Child services getting better after 2017 report identified 'important weaknesses'
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SERVICES for children and young people in Moray are improving although there is still work to be done.
That is the view of inspectors, who recently re-visited the area after a report published in February 2017 identified important weaknesses in how children and young people were supported.
A team, led by the Care Inspectorate, returned to look at how the authority had worked to address six areas that needed improvement.
In their progress review, published this week, inspectors noted: "Leaders and senior officers had taken the findings from the joint inspection in 2016 very seriously. They had made a firm commitment to work more closely together and raise their collective aspiration for improving services to children and young people.
"They had worked to develop and implement a comprehensive improvement plan to address the six improvement areas identified in the joint inspection report.
"Partners recognised the scale of improvement and culture change required to achieve their aspirations for all children and young people in Moray, and were committed to a five year change programme."
Inspectors said community planning partners should maintain the strong momentum that has been built over the last two years to fully address the improvement actions.
They added: "While acknowledging the challenging financial context facing leaders, it will be important to sustain the resources needed to fully address the improvement actions set out in the joint inspection report in 2016."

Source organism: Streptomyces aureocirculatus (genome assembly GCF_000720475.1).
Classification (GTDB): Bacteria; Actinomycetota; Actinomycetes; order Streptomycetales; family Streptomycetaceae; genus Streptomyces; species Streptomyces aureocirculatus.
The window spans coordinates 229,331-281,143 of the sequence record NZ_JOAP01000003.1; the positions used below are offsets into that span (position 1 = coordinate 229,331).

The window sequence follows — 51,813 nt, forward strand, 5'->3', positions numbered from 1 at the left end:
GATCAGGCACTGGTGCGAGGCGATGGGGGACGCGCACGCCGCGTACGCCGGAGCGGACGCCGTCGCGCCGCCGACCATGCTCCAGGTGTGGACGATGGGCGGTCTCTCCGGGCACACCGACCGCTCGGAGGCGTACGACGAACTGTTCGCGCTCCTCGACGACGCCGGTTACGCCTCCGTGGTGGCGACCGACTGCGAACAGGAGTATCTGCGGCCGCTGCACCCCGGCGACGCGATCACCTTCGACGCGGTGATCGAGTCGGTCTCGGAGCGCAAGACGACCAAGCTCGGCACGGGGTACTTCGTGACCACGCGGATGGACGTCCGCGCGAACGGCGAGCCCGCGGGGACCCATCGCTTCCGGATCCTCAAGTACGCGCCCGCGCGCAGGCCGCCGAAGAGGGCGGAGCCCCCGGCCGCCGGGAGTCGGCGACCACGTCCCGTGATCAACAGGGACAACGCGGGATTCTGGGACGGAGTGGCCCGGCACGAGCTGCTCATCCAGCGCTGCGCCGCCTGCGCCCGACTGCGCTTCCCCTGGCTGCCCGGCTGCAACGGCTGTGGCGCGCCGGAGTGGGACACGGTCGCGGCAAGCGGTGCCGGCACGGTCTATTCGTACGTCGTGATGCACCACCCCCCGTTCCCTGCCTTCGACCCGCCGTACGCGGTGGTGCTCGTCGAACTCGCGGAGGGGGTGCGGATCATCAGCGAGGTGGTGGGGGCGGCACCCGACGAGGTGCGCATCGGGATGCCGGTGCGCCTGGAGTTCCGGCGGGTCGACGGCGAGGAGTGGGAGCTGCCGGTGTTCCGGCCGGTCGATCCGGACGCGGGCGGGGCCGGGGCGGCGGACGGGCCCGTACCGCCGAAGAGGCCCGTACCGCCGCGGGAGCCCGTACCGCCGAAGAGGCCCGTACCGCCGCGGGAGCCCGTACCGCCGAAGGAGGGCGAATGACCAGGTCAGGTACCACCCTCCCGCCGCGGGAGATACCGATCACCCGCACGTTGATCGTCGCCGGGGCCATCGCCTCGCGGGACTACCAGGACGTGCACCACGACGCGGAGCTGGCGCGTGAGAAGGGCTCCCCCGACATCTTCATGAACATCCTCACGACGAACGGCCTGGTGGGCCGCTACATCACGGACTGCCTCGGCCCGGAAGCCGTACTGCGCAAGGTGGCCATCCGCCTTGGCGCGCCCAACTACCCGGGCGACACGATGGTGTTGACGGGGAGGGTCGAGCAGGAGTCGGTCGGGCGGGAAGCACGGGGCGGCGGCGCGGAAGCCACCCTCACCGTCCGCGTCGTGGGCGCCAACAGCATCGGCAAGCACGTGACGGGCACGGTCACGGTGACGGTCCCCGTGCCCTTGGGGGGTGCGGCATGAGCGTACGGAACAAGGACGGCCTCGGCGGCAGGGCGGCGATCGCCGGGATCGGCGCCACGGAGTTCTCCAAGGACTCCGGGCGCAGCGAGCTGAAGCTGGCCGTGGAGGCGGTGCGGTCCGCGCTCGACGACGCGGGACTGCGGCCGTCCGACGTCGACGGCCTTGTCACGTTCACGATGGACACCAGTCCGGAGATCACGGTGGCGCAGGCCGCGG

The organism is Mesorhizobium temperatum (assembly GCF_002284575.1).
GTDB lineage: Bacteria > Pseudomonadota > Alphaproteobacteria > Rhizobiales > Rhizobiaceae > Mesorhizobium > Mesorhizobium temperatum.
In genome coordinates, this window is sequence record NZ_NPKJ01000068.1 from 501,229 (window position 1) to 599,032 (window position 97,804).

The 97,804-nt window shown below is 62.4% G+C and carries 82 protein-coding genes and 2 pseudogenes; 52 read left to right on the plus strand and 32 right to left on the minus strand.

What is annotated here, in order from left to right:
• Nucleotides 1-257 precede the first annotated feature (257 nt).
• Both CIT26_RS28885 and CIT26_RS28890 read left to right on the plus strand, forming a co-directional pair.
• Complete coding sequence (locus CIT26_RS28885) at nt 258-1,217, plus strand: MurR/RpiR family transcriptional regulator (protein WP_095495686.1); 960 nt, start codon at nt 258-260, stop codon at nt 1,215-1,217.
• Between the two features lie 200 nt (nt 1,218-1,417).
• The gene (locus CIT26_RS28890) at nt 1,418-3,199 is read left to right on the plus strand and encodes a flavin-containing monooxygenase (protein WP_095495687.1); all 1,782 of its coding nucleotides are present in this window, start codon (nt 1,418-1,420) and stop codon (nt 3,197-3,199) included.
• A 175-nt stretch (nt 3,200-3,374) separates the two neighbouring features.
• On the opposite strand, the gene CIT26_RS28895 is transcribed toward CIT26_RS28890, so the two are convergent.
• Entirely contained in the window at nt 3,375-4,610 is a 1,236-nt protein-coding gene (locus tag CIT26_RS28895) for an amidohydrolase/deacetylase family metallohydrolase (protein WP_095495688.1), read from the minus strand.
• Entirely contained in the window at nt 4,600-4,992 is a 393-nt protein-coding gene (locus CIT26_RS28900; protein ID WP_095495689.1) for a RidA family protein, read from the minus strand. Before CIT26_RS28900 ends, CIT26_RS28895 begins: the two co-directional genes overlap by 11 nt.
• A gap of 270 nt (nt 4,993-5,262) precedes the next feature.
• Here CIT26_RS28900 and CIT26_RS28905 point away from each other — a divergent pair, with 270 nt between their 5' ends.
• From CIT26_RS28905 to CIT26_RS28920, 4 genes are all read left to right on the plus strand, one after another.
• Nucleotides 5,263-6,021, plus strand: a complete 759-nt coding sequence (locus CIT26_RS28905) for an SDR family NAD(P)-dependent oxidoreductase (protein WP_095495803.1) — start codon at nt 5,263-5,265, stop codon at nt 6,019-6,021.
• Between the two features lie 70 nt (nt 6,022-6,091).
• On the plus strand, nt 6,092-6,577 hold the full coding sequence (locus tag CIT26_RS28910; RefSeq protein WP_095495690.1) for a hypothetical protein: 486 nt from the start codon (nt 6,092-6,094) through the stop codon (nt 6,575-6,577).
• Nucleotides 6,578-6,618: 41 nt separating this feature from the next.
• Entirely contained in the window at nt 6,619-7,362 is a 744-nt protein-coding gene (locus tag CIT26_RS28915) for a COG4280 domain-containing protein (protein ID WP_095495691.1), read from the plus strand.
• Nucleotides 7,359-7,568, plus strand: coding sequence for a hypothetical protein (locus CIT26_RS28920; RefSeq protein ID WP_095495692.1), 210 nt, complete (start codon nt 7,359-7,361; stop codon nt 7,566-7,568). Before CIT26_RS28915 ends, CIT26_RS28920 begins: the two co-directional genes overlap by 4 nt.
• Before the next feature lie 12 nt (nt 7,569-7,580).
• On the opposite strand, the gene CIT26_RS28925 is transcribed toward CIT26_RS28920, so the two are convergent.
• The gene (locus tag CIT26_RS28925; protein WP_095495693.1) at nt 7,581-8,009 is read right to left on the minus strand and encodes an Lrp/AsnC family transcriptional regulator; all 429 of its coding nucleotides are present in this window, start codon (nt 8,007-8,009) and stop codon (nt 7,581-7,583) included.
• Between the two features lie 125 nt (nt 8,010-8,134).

They also said that partners should pay particular attention to quality assurance and supervision and find ways to demonstrate the difference services are making to the lives of children, young people and their families.
Peter Macleod, chief executive of the Care Inspectorate, said: "This is an encouraging report, and we are pleased to note partners had been working hard to make the changes necessary to improve the lives of children and young people. Through their strengthened approaches to self-evaluation, and willingness to be outward facing and learn from high performing areas, partners were adopting new ways to improve the quality of services being delivered. Senior officers are aware that there is still work to do to fully embed a rights-based child-centred culture across Moray.
“Given the progress made, and our confidence that leaders have the conditions in place for continued improvement, we will not be making any further reviews specifically in relation to the 2016 inspection."
Working with partners, the Care Inspectorate is continuing to carry out joint inspections across the country focussing on the experience and outcomes for children and young people in need of care and protection. An inspection team will visit Moray in due course as part of that programme of inspection.